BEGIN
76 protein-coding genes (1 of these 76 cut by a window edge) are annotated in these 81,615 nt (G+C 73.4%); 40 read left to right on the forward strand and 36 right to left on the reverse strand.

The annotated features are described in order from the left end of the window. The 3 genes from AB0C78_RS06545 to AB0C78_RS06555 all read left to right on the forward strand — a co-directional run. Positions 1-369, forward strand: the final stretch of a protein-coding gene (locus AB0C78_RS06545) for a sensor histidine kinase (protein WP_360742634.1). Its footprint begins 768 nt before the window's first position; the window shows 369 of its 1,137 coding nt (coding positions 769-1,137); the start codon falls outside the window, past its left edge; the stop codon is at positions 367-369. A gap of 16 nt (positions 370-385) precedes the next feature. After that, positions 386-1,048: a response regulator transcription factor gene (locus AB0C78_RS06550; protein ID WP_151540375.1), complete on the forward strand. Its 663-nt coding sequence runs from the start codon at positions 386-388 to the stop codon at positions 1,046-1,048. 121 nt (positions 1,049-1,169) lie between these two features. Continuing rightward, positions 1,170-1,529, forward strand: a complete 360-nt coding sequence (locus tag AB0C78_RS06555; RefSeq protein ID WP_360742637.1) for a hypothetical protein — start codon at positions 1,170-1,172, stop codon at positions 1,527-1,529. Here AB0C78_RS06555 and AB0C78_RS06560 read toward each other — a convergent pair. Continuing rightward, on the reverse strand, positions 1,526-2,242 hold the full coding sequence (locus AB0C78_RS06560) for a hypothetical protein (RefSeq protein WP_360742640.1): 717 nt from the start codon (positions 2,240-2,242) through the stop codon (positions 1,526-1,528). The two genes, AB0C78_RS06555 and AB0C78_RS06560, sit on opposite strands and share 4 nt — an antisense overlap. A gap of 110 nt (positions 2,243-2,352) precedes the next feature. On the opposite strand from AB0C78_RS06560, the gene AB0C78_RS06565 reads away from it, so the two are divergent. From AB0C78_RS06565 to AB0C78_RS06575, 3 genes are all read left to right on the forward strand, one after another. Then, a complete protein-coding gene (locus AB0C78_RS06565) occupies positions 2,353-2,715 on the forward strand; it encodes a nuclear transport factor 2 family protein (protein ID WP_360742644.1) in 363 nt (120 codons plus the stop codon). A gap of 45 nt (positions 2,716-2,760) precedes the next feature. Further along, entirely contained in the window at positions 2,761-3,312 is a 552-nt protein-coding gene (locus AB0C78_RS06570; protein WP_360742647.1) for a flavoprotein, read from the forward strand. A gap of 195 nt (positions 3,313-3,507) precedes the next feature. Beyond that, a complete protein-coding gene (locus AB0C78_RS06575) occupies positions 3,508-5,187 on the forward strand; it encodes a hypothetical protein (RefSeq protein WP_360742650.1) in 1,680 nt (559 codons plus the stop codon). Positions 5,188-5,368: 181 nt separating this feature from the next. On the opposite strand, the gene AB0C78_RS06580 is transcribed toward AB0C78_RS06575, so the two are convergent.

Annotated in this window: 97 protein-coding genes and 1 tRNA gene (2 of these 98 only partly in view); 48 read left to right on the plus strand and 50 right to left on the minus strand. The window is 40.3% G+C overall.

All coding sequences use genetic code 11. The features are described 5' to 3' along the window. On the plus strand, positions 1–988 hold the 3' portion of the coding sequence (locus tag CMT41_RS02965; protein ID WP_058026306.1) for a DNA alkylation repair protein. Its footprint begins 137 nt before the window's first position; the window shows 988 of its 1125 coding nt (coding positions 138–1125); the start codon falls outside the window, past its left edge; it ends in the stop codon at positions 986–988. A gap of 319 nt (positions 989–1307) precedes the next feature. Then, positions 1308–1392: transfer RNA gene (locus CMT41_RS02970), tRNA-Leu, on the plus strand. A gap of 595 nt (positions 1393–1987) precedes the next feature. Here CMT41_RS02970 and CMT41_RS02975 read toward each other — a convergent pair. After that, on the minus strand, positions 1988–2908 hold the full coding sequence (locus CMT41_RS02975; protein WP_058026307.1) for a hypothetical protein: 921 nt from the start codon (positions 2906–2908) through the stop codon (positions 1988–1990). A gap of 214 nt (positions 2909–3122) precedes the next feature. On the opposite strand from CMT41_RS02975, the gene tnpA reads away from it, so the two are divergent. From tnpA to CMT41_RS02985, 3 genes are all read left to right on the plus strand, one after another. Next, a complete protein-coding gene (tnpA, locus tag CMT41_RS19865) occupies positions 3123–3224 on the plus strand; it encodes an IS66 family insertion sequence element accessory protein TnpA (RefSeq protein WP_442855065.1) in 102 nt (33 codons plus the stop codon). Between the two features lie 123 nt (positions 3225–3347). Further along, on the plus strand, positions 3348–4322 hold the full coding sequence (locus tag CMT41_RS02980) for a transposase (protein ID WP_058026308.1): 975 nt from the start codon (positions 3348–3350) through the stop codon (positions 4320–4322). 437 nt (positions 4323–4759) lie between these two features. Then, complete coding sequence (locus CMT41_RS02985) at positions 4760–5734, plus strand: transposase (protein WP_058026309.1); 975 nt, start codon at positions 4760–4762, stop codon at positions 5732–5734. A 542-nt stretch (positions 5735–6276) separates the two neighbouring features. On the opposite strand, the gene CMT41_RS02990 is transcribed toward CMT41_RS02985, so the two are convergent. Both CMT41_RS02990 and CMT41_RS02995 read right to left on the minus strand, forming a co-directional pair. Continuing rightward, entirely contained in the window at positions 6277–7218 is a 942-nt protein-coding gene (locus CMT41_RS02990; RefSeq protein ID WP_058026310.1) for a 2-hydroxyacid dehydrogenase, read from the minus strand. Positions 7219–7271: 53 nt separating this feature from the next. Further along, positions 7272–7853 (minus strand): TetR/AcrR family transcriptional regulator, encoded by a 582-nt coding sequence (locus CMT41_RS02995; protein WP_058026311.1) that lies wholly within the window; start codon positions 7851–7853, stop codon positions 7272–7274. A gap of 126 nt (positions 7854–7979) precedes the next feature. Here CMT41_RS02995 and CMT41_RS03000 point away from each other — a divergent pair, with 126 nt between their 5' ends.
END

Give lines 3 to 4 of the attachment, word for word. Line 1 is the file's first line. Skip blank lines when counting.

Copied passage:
Annotated in this window: 97 protein-coding genes and 1 tRNA gene (2 of these 98 only partly in view); 48 read left to right on the plus strand and 50 right to left on the minus strand. The window is 40.3% G+C overall.

All coding sequences use genetic code 11. The features are described 5' to 3' along the window. On the plus strand, positions 1–988 hold the 3' portion of the coding sequence (locus tag CMT41_RS02965; protein ID WP_058026306.1) for a DNA alkylation repair protein. Its footprint begins 137 nt before the window's first position; the window shows 988 of its 1125 coding nt (coding positions 138–1125); the start codon falls outside the window, past its left edge; it ends in the stop codon at positions 986–988. A gap of 319 nt (positions 989–1307) precedes the next feature. Then, positions 1308–1392: transfer RNA gene (locus CMT41_RS02970), tRNA-Leu, on the plus strand. A gap of 595 nt (positions 1393–1987) precedes the next feature. Here CMT41_RS02970 and CMT41_RS02975 read toward each other — a convergent pair. After that, on the minus strand, positions 1988–2908 hold the full coding sequence (locus CMT41_RS02975; protein WP_058026307.1) for a hypothetical protein: 921 nt from the start codon (positions 2906–2908) through the stop codon (positions 1988–1990). A gap of 214 nt (positions 2909–3122) precedes the next feature. On the opposite strand from CMT41_RS02975, the gene tnpA reads away from it, so the two are divergent. From tnpA to CMT41_RS02985, 3 genes are all read left to right on the plus strand, one after another. Next, a complete protein-coding gene (tnpA, locus tag CMT41_RS19865) occupies positions 3123–3224 on the plus strand; it encodes an IS66 family insertion sequence element accessory protein TnpA (RefSeq protein WP_442855065.1) in 102 nt (33 codons plus the stop codon). Between the two features lie 123 nt (positions 3225–3347). Further along, on the plus strand, positions 3348–4322 hold the full coding sequence (locus tag CMT41_RS02980) for a transposase (protein ID WP_058026308.1): 975 nt from the start codon (positions 3348–3350) through the stop codon (positions 4320–4322). 437 nt (positions 4323–4759) lie between these two features. Then, complete coding sequence (locus CMT41_RS02985) at positions 4760–5734, plus strand: transposase (protein WP_058026309.1); 975 nt, start codon at positions 4760–4762, stop codon at positions 5732–5734. A 542-nt stretch (positions 5735–6276) separates the two neighbouring features. On the opposite strand, the gene CMT41_RS02990 is transcribed toward CMT41_RS02985, so the two are convergent. Both CMT41_RS02990 and CMT41_RS02995 read right to left on the minus strand, forming a co-directional pair. Continuing rightward, entirely contained in the window at positions 6277–7218 is a 942-nt protein-coding gene (locus CMT41_RS02990; RefSeq protein ID WP_058026310.1) for a 2-hydroxyacid dehydrogenase, read from the minus strand. Positions 7219–7271: 53 nt separating this feature from the next. Further along, positions 7272–7853 (minus strand): TetR/AcrR family transcriptional regulator, encoded by a 582-nt coding sequence (locus CMT41_RS02995; protein WP_058026311.1) that lies wholly within the window; start codon positions 7851–7853, stop codon positions 7272–7274. A gap of 126 nt (positions 7854–7979) precedes the next feature. Here CMT41_RS02995 and CMT41_RS03000 point away from each other — a divergent pair, with 126 nt between their 5' ends.